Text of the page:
Context: Tablet market continues to suffer

The demand for tablets across Western Europe continues to suffer with Context figures for the third quarter highlighting a shift away from smaller screen offerings

The return to some growth in the desktop PC market has benefited from two main factors in recent quarters as the move away from Windows XP has also coincided with a decline in the demand for tablets.

A movement away from smaller screen tablets is something that looks set to be a feature of the market for a little bit lomger with the latest figures from Context indicating that the third quarter also saw declines.

The analyst house has revealed a segmented market where screens above 10 inches are growing in popularity and those below are struggling to chime with customers.

Context found that tablet unit sales across Western Europe sold via distribution fell by 10% year-on-year in the third quarter, with market saturation and longer product lifecycles to blame.

Some users might also be waiting for the arrival of a larger iPad, which is expected to come out next year with a 12.5in screen, although working out quite what will be released is still open to plenty of speculation.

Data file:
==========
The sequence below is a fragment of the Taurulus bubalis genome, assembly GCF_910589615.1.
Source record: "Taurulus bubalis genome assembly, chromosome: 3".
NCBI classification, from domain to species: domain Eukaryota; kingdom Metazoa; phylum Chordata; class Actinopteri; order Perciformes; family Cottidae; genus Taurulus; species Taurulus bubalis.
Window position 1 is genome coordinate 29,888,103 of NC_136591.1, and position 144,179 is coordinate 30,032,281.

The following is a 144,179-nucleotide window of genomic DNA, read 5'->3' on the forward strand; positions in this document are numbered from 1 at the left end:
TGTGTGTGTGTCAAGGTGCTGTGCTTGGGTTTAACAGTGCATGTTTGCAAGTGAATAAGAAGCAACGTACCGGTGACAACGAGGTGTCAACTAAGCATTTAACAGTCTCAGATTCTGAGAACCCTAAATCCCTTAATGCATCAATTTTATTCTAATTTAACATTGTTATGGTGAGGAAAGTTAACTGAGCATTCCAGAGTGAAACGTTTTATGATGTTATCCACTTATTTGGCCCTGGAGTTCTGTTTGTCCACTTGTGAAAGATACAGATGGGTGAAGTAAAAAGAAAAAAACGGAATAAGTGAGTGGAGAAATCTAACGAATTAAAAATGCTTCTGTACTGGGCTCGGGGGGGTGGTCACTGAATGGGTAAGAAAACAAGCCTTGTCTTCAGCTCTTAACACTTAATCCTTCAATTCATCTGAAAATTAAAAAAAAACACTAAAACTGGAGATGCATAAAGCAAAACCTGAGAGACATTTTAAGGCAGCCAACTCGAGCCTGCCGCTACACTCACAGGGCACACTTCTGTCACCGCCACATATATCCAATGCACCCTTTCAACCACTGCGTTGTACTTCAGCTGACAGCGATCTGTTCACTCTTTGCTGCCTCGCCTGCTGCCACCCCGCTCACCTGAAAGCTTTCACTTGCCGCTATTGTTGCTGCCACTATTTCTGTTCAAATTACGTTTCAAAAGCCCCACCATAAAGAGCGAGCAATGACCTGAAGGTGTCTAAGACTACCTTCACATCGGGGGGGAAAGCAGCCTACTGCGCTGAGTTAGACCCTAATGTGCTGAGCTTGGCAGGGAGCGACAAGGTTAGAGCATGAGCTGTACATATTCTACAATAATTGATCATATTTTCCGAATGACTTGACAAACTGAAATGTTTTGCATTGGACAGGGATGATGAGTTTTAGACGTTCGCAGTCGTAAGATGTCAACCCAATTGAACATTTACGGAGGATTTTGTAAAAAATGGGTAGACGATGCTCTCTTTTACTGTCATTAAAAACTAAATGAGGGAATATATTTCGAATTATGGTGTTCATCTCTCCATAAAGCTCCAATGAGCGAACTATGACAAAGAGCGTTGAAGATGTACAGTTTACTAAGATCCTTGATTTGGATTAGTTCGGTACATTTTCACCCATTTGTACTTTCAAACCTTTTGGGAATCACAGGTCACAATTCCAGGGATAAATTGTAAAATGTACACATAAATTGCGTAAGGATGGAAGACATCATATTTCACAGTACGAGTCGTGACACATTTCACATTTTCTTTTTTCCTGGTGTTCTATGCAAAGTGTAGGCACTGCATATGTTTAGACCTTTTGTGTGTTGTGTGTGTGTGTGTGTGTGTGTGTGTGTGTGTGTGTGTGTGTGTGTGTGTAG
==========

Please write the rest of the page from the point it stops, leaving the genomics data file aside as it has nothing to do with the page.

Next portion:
“Apple is typically keeping its cards close to its chest regarding what announcements might be made at its Cupertino HQ event on 16 October,” said Marie-Christine Pygott, senior analyst at Context.

Because of its market dominance Apple took a hit in the third quarter with unit sales of 9.7in tablets dropping by 2.9% year-on-year and sales of 7.9in devices, including the iPad Mini slumping by 22.6%.

The worst performing segment was the 7in which saw a 37.8% drop, partly because of the requirement for larger screens and also because of the competition at that end of the market.

On the flip side 10.1in category improved by 7.7&, which now has a 26% share of the tablet market.

Last month as a result of continued weakness in the Western European tablet market IDC revised its worldwide forecast downwards almost halving the expectations from a 12.1% improvement year-on-year to just 6.5%.

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